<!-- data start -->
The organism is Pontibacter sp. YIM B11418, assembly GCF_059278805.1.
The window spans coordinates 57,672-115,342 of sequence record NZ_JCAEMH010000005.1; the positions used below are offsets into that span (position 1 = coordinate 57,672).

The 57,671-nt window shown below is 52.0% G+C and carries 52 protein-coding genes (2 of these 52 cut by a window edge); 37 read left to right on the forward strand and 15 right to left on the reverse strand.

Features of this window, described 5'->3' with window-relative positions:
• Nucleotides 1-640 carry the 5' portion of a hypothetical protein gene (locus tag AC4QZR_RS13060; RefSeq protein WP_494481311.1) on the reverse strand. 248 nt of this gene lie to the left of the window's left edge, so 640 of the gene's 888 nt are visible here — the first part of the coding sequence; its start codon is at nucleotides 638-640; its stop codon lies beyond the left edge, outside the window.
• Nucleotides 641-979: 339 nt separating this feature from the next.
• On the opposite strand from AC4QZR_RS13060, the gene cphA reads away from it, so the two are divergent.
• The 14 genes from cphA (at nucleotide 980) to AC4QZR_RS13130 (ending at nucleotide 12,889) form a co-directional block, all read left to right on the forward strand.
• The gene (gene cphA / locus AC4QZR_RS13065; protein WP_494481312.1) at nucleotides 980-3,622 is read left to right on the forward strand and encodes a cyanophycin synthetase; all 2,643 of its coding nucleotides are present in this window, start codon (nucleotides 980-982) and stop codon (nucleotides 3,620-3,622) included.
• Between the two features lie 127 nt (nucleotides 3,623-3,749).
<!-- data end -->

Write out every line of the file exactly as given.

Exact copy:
The organism is Pontibacter sp. YIM B11418, assembly GCF_059278805.1.
The window spans coordinates 57,672-115,342 of sequence record NZ_JCAEMH010000005.1; the positions used below are offsets into that span (position 1 = coordinate 57,672).

The 57,671-nt window shown below is 52.0% G+C and carries 52 protein-coding genes (2 of these 52 cut by a window edge); 37 read left to right on the forward strand and 15 right to left on the reverse strand.

Features of this window, described 5'->3' with window-relative positions:
• Nucleotides 1-640 carry the 5' portion of a hypothetical protein gene (locus tag AC4QZR_RS13060; RefSeq protein WP_494481311.1) on the reverse strand. 248 nt of this gene lie to the left of the window's left edge, so 640 of the gene's 888 nt are visible here — the first part of the coding sequence; its start codon is at nucleotides 638-640; its stop codon lies beyond the left edge, outside the window.
• Nucleotides 641-979: 339 nt separating this feature from the next.
• On the opposite strand from AC4QZR_RS13060, the gene cphA reads away from it, so the two are divergent.
• The 14 genes from cphA (at nucleotide 980) to AC4QZR_RS13130 (ending at nucleotide 12,889) form a co-directional block, all read left to right on the forward strand.
• The gene (gene cphA / locus AC4QZR_RS13065; protein WP_494481312.1) at nucleotides 980-3,622 is read left to right on the forward strand and encodes a cyanophycin synthetase; all 2,643 of its coding nucleotides are present in this window, start codon (nucleotides 980-982) and stop codon (nucleotides 3,620-3,622) included.
• Between the two features lie 127 nt (nucleotides 3,623-3,749).